Sunrise Medical’s Rita Hostak agreed that with many of the pieces still missing “it’s hard to know how all of it’s going to impact the industry and impact access to various levels of technology until you put all the pieces together.” That being said, Hostak also lauds “CMS, the SADMERC and the people who served on the TEP. When you think about it, it’s been 10 years that the industry’s tried to really convince CMS that the existing K0010, K0011, K0012, K0014 codes were not adequate and not working. And they really took all the information that we put out there and took I think a fresh look at it. You can tell that the same technology’s really represented in this code set that was represented in the two previous proposals that CMS put out. But I think they took it and applied a different paradigm when they said rather than looking at individual codes or rather than looking at a lot of different categories, instead let’s look at groups and align those groups based on various clinical applications and patient populations. And then we’ll go into each one of those groups and kind of slice and dice it based on different features and characteristics of the product.
“That’s about as far as I can get on just the face value of what we got on Friday. The real outcome ù how it gets applied in the real world ù is going to depend on the LCD, fee schedules and all the stuff that we’ve yet to see.”
Permobil’s Darren Jernigan was optimistic upon seeing the code list: “I think it’s going to be a great thing,” he said. “There’s no more custom chairs. You won’t need a miscellaneous code because you have (more specific codes).” Jernigan said he felt “encouraged” by the code list, but also wondered about corresponding allowables. “That’s the most important part,” he says. “What’s the point if you can’t get an allowable?”
When the allowables are released, “That low-end category, where all the cheap product is ù I don’t think they’re going to survive,” Jernigan said. “I think you’ll see those codes there, and no one in business to provide them. With competitive bidding, allowables are going to be so low for those.” Gone are the days, Jernigan pointed out, when less expensive and more complex chairs were billed using the same K0011 code. “I don’t know that anyone’s going to be able to provide (very basic power chairs) without being in the higher-end chairs, too.”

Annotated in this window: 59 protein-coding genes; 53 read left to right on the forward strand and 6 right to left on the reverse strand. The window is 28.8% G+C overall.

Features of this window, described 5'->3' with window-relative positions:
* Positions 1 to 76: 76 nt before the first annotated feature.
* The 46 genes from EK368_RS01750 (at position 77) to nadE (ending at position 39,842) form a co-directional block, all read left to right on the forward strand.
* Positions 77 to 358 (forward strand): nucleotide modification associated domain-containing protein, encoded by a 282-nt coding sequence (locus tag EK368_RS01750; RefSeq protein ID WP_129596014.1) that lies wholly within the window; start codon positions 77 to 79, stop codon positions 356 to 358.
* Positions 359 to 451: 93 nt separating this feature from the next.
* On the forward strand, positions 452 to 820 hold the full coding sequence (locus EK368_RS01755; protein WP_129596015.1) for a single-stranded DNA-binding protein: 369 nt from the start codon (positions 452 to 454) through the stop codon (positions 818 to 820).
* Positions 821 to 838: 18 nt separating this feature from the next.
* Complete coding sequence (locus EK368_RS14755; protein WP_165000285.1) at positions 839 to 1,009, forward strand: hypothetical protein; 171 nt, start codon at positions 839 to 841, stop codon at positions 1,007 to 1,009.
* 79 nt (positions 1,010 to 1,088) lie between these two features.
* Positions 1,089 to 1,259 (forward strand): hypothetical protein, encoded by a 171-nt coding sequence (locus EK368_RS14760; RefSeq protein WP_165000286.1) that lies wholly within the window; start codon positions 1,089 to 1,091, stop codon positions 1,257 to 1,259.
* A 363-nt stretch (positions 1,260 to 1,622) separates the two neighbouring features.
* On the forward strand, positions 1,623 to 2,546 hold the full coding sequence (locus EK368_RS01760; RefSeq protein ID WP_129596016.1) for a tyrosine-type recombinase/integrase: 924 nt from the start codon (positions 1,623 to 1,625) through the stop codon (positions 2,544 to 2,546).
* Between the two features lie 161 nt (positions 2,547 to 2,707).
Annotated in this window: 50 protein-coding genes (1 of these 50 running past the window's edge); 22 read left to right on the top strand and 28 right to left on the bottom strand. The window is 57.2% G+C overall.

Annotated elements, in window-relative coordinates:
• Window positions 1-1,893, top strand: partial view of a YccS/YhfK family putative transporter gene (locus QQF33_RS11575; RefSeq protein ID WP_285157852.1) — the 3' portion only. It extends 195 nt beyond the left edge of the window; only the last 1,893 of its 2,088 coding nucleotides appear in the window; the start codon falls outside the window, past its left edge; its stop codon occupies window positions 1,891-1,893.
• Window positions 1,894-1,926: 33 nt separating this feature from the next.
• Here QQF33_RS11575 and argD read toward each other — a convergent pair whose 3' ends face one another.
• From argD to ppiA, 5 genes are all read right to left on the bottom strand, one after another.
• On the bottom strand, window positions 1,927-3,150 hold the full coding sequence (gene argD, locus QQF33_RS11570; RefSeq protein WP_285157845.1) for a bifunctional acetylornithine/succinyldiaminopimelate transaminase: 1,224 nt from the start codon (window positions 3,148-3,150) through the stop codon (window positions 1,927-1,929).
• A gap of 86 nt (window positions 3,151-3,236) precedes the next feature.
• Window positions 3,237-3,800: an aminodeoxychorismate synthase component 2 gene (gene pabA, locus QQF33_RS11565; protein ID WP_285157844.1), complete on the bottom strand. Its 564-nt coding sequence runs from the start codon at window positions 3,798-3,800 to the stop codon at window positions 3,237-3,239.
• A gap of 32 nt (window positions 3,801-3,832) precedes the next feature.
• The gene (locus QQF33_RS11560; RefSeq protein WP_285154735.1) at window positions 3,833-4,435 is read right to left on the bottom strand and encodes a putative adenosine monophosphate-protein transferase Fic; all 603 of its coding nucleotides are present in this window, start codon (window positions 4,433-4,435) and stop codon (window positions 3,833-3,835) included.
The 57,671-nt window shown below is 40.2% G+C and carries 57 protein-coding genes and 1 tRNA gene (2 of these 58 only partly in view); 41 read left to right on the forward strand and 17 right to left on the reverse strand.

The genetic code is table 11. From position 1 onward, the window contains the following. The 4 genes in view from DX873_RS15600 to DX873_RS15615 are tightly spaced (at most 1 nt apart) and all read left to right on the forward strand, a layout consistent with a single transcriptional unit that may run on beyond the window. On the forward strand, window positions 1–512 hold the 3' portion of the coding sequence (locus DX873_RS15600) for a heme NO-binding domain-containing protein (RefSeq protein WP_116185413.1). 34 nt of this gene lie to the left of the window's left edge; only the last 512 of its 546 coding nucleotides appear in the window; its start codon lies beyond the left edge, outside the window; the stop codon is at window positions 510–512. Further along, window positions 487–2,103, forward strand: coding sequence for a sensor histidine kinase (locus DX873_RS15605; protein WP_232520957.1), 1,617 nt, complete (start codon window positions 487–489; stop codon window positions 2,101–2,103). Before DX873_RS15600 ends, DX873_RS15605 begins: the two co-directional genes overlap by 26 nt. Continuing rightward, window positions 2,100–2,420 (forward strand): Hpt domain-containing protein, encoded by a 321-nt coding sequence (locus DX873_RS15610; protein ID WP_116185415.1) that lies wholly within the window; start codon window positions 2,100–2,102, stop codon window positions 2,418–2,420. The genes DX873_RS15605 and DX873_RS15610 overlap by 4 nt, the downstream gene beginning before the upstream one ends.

“We have the basic framework of what it is (CMS) is looking to roll out,” Johnson agreed. “But we just don’t have a lot of the specific definitions and descriptions for these code categories and how they would break them up.
“You also have the fee schedules that are going to be a very important element to this puzzle. And there’s been a lot of discussion with CMS, and CMS readily admits, that the gap-filling methodology that is traditionally used to price new codes is flawedà I just think there needs significant time and reflection of the new fee schedules once they’re released in order to ensure that prior to going forward, we have an appropriate plan in place to assure appropriate access to beneficiaries.”
Bachenheimer also wondered how the still-outstanding LCD will play out. “The DMERCs and CMS may take the position that the medical policy that was issued in draft form last September 14 was a draft, so they may just go ahead and issue a final policy. If they make that decision, they will not have to release that final medical policy until Sept. 1; there’s a 30-day notice requirement for new medical policy at the DMERC level. If they take the better route and issue a draft, we would need to see that pretty soon, because they would have to take comments and incorporate those and issue a final by Sept. 1. This is assuming that they stick with the Oct. 1 start date.”
For now, power mobility manufacturers and suppliers alike are mulling over what CMS has released so far, and waiting for what’s to come. “Dr. (Doran) Edwards (SADMERC medical director) told us to keep checking the SADMERC Web site later this week,” Bachenheimer said, “because they’re expecting to issue more information.”